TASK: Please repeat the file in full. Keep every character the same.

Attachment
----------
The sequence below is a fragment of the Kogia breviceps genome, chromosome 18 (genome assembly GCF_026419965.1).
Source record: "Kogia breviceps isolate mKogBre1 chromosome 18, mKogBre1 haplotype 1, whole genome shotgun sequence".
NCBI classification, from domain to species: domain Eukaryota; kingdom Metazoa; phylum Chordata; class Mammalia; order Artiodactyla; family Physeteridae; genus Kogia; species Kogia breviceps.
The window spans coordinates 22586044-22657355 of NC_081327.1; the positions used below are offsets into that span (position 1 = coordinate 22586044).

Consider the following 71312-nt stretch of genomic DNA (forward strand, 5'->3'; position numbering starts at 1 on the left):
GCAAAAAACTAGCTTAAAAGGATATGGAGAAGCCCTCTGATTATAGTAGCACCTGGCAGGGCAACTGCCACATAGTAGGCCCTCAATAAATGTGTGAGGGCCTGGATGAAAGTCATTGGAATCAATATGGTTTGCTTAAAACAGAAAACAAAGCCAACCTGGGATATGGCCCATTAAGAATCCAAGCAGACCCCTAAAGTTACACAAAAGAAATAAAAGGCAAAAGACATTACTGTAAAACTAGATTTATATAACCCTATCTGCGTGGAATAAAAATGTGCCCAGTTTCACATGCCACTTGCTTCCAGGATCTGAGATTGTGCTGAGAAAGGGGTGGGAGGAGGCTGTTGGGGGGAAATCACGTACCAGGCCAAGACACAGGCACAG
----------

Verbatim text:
The sequence below is a fragment of the Kogia breviceps genome, chromosome 18 (genome assembly GCF_026419965.1).
Source record: "Kogia breviceps isolate mKogBre1 chromosome 18, mKogBre1 haplotype 1, whole genome shotgun sequence".
NCBI classification, from domain to species: domain Eukaryota; kingdom Metazoa; phylum Chordata; class Mammalia; order Artiodactyla; family Physeteridae; genus Kogia; species Kogia breviceps.
The window spans coordinates 22586044-22657355 of NC_081327.1; the positions used below are offsets into that span (position 1 = coordinate 22586044).

Consider the following 71312-nt stretch of genomic DNA (forward strand, 5'->3'; position numbering starts at 1 on the left):
GCAAAAAACTAGCTTAAAAGGATATGGAGAAGCCCTCTGATTATAGTAGCACCTGGCAGGGCAACTGCCACATAGTAGGCCCTCAATAAATGTGTGAGGGCCTGGATGAAAGTCATTGGAATCAATATGGTTTGCTTAAAACAGAAAACAAAGCCAACCTGGGATATGGCCCATTAAGAATCCAAGCAGACCCCTAAAGTTACACAAAAGAAATAAAAGGCAAAAGACATTACTGTAAAACTAGATTTATATAACCCTATCTGCGTGGAATAAAAATGTGCCCAGTTTCACATGCCACTTGCTTCCAGGATCTGAGATTGTGCTGAGAAAGGGGTGGGAGGAGGCTGTTGGGGGGAAATCACGTACCAGGCCAAGACACAGGCACAG